How accurate is a pressure plate as a clinical tool for equine gait evaluation?
MetadataShow full item record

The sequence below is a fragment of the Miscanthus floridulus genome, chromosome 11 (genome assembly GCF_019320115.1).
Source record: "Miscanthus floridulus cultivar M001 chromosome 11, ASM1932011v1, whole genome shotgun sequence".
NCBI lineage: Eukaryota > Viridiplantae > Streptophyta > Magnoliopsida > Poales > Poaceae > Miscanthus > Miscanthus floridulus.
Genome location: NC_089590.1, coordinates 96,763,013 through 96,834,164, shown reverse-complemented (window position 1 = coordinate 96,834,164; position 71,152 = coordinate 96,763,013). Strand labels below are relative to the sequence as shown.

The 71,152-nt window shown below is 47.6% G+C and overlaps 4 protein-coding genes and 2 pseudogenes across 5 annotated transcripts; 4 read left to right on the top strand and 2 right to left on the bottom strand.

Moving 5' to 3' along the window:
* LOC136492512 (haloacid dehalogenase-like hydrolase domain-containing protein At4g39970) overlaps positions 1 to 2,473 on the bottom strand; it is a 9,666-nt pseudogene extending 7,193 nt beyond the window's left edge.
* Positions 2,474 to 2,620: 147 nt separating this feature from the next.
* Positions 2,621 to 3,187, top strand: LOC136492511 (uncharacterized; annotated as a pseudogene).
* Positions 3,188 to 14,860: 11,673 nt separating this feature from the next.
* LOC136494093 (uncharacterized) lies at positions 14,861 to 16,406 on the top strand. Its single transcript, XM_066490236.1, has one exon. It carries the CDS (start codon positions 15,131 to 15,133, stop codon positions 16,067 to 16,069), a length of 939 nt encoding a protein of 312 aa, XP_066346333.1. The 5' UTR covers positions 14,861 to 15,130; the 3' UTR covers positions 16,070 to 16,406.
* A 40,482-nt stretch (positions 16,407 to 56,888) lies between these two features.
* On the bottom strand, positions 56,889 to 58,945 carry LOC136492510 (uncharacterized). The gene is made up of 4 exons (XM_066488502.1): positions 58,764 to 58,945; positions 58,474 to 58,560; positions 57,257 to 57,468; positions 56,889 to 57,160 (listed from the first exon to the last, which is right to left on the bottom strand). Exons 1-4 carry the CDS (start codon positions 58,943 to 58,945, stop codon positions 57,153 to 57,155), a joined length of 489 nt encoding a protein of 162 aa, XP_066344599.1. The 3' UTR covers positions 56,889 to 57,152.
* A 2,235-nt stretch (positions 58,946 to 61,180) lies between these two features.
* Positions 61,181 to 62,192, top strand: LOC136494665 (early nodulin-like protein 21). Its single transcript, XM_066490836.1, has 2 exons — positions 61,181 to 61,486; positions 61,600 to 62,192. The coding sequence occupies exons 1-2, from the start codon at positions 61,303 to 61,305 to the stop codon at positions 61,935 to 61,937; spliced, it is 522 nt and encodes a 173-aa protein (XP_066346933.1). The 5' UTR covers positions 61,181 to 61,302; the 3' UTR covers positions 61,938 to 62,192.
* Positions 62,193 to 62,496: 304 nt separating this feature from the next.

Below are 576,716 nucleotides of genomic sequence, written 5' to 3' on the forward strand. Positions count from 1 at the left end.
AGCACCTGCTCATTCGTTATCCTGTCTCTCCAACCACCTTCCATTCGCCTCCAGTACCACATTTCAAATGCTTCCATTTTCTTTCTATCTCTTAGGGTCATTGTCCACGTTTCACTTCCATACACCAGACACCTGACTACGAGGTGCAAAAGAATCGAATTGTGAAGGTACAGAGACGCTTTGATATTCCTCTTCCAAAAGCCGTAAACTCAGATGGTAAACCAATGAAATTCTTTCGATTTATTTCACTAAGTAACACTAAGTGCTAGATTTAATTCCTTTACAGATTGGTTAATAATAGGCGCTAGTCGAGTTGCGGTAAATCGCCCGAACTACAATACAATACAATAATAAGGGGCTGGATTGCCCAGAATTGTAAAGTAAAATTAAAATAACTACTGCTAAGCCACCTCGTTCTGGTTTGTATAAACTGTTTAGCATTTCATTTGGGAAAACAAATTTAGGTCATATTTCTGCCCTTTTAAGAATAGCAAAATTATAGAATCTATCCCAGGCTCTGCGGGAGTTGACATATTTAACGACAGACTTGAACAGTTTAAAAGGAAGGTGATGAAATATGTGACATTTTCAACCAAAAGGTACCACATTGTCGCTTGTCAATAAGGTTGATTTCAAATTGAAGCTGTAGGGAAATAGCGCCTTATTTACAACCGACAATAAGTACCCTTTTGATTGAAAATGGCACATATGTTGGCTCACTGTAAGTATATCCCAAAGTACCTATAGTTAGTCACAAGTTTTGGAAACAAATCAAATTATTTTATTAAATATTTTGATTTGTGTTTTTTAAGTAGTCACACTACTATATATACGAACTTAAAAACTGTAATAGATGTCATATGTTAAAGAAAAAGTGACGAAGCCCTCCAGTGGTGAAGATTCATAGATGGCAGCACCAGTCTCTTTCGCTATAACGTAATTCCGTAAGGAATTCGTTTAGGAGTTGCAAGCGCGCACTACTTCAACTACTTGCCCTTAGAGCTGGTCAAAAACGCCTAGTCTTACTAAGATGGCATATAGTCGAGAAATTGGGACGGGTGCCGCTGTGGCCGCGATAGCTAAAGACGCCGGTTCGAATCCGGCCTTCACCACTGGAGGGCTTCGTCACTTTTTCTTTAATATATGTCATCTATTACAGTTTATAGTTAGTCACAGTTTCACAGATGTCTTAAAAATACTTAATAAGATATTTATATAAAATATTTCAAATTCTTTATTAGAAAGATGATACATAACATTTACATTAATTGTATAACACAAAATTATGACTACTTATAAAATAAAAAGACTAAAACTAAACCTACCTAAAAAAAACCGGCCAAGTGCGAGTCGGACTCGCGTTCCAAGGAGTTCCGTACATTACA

Objective: The purpose of this project is to compare simultaneously recorded force plate (FP) and pressure plate (PP) measurements of sound horses at walk and trot to investigate whether limb-loading and timing data obtained from a stand-alone pressure plate system are highly correlated with force plate data. When parameters determined by a stand-alone pressure plate have an acceptable level of accuracy, they could be used interchangeable to force plate measurements and a possibility of using the pressure plate in a clinical setting would be created. Materials and Methods: Six healthy and clinically sound warm blood horses were walked and trotted over a running track, containing a build-in pressure plate, mounted on top of a force plate. For each horse five valid trails were recorded. A trail was considered valid if a complete print of one of the fore hooves was recorded and the velocity was within a preset range. For each set of 5 valid trials of both forelimbs, simultaneously collated FP and PP limb-loading and timing data (mean Peak Vertical Force (PVF), Vertical Impulse (VI), stance phase duration (ST), time on which the PVF occurs (tPVF) and forelimb symmetry ratios (SymPVF and SymVI)) are compared. Mixed Model Analysis of Variance and Bland-Altman plots were used to evaluate differences between FP and PP data for their statistical and clinical relevance. Results: Significant differences between FP and PP were seen for PVF, tPVF, VI, SymPVF and SymVI (P < 0,05), but not for ST. However, subsequent Bland-Altman analysis relativized the statistically significant differences for tPVF and for SymPVF and SymVI at trot as the Limits of Agreement were still within a range that might not be clinically relevant. Conclusion: A pressure plate can be useful for evaluating limb timing variables and symmetry ratios at trot in a clinical setting, although it cannot be used interchangeably to a force plate for measuring absolute values of limb loading. Nevertheless, it has important advantages in terms of practicality to unravel the load-distribution of the different portions of the hoof during a complete stance phase. With these advantages, it is tempting to explore the use of this equipment in the near future to quantify equine lameness in a clinical setting.